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Invented Lives is the eighth novel of Melbourne writer Andrea Goldsmith.
In it, she charts the life of Galina, newly arrived from Soviet-era Russia to 1980s Melbourne, where she reconnects with Andrew, a mosaicist she met briefly on a Leningrad street.
She becomes close to his parents also, and learns something of their turmoil and secrets. It’s a story of exile from country and home, from one’s true self and also a story of love.
We caught up with Andrea ahead of her in conversation event at Muse on Sunday 28 April.
Invented Lives, set in the 1980s, deals with migration and some of the many emotions and dilemmas it brings up. How do you think the migrant experience has changed in Australia from the times of the book and now?
All migrations are hard whether they are chosen freely, or, as is the case with the young Soviet woman, Galina, in Invented Lives, engineered by repression.
Migration has always been hard. The language is strange, the customs are strange, the people are strange. And the identity you have brought with you, the person you are, can seem such a poor fit in the new country, even a liability. Galina is strong and resilient, Soviet life has made her so, but Australian life makes many demands of her.
What is your interest in 1980s Russia?
Russia is endlessly, and often gruesomely, fascinating. There’s something exaggerated about the country: Russian crimes are big, Russian famines and suffering are huge; and Russian buildings, poetry and music are unsurpassed for beauty and richness.
The 1980s – the Gorbachev years – were a bridge between the Soviet regime and the Putin present. Change was the hallmark of those times. The people’s hopes for the future were tinged with the distrust borne of centuries of disappointment. It was a rare time.
The main character Galina has a life-changing encounter in the book – what makes these ‘sliding door’ moments great to write about?
Ah, the joys of being a novelist. So many possibilities. Those ‘sliding door’ moments provide the fuel for a story, and the drama too. At the very beginning of the novel, Galina, steeped in grief over the death of her mother, bumps into an Australian studying in Leningrad. The whole novel proceeds from this chance encounter.
Protagonists Galina and Andrew see each other in ways they are perhaps not the way they would describe themselves. What interests you about human perceptions such as these?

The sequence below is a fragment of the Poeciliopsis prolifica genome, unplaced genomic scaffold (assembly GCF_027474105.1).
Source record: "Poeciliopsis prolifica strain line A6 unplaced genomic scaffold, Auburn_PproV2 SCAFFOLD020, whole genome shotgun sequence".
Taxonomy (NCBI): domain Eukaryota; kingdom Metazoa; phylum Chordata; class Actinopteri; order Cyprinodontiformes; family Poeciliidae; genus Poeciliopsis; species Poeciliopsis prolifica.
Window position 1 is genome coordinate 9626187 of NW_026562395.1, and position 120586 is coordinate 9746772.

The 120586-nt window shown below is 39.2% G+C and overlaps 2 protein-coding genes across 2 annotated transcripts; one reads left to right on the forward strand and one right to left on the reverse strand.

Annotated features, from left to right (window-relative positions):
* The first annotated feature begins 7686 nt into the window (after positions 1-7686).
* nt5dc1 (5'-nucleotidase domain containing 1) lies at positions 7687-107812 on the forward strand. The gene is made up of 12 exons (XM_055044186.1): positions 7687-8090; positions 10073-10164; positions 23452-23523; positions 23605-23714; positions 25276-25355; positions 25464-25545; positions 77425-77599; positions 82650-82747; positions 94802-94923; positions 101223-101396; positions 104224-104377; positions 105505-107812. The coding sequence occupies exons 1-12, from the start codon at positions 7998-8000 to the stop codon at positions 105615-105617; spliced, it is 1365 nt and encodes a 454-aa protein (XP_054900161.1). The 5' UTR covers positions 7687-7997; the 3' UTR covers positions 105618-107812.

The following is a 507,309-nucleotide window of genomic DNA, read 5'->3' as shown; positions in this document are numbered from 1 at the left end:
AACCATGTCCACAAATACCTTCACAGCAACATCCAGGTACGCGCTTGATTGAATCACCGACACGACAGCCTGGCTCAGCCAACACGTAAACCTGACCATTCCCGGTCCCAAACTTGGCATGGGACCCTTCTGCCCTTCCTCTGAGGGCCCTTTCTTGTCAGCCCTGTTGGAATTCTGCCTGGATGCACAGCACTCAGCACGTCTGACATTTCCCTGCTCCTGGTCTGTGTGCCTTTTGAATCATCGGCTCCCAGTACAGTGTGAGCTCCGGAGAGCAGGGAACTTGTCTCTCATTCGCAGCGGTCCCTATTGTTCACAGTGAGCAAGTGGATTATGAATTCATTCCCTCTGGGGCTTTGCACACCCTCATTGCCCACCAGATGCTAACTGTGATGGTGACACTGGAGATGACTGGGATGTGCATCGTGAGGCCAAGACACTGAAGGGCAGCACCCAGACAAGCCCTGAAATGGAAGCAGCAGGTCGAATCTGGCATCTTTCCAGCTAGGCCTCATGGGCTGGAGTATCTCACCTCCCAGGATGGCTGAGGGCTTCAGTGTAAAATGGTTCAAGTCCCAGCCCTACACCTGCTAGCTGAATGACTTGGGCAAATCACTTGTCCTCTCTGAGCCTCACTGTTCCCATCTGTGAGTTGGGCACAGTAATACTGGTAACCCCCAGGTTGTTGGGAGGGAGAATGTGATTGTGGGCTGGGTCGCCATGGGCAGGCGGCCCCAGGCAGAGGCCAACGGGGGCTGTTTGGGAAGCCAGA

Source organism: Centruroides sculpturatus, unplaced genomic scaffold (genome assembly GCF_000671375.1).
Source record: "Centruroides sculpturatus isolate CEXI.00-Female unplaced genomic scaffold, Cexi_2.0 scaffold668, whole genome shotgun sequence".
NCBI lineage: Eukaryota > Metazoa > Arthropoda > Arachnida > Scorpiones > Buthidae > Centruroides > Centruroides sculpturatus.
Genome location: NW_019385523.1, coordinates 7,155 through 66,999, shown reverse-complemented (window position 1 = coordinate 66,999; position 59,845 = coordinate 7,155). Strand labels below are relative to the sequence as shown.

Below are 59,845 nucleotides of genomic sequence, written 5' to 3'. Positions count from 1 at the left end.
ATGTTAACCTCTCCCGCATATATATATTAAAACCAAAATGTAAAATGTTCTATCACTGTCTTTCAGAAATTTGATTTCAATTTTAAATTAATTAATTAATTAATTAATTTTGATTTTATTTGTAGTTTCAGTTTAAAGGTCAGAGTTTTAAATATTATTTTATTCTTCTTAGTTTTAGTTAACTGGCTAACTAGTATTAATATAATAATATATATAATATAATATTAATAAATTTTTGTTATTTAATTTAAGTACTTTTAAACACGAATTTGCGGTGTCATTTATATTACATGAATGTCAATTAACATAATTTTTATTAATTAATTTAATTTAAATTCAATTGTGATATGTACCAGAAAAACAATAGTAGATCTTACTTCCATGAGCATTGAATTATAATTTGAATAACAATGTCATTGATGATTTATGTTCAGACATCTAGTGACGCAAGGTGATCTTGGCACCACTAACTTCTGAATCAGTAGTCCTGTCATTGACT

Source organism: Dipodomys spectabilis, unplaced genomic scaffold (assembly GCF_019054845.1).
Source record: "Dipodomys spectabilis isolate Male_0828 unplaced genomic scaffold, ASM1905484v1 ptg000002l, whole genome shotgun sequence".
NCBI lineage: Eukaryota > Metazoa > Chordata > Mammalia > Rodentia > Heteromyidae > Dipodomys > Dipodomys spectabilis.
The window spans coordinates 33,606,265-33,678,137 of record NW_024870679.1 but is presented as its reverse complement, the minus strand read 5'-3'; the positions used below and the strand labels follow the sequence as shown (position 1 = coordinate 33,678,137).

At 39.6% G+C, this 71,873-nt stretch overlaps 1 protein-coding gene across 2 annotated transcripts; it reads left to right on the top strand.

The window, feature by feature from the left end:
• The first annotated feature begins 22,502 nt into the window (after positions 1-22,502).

Invented Lives is written from the point of view of the various characters. This provides an insight into what each character is really thinking and feeling – their private thoughts – while their outer actions might provide a quite different impression.
We humans are complex beings, and novels allow you to get under the skin of characters in a way that rarely happens in real life. Sometimes reading a novel can feel like reading a diary – or peeping through a keyhole.
Letters and letter-writing play a role in Invented Lives. What is your interest in letters?
There’s an intimacy to letters and a depth of thought not found in any other form of communication – certainly not texts or twitter. And letters are private.
Sylvie Morrow, one of the main characters in Invented Lives, appears to live a regular middle-class life. Privately, she collects letters, letters written by strangers, thereby expanding the confines of a life that has grown far too small for her. Letters spark her imagination, letters take her far from home. And letters have taken me far away too.
And – without book spoilers – what interests you in writing about relationships? The mess, the secrets, the hidden nature of them?
All of that, plus the fact that no relationship occurs in a vacuum. X may well love Y, but if Y has other things on her mind, X will be thwarted. And long-term relationships, like the marriage of Sylvie and Leonard Morrow in Invented Lives, they are never simple.
As Sylvie so aptly demonstrates, your partner can act in an unforgiveable way, but that’s rarely sufficient reason to throw over a thirty-year marriage. In all my novels I’ve been more interested in how and why people stay together, rather than the fireworks of breaking up.
Melbourne – of the 50s and 80s – is almost a character in the book – did you enjoy describing these periods?
I am an unabashed Melbourne lover: this city has a hold on my heart. I delighted in exploring old Melbourne for Invented Lives – so much has remained.
But there was another reason for setting the novel in the 1980s: the recent past shines a light on where we are now, both what has been gained and what has been lost. The past illuminates the present in an unbiased way.
What’s on your TBR list at the moment, or what’s something you’ve been raving about recently?
Having read Kamila Shamsie’s brilliant Home Fires, I am now working my way through her earlier books. She ranges so easily across continents and between the past and present. And I have been raving about Paul Kildea’s Chopin’s Piano. This book of creative non-fiction has the urgency and richness of an unputdownable novel. And Kildea writes like a dream.
What: Andrea Goldsmith in conversation
When: Sunday 28b April from 3 – 4 pm
Where: Muse Canberra, inside East Hotel, 69 Canberra Avenue, Kingston
Cost: $$15 (includes a complimentary glass of house wine or juice)
Bookings and more information: musecanberra.com.au/events/2019/4/28/andrea-goldsmith-invented-lives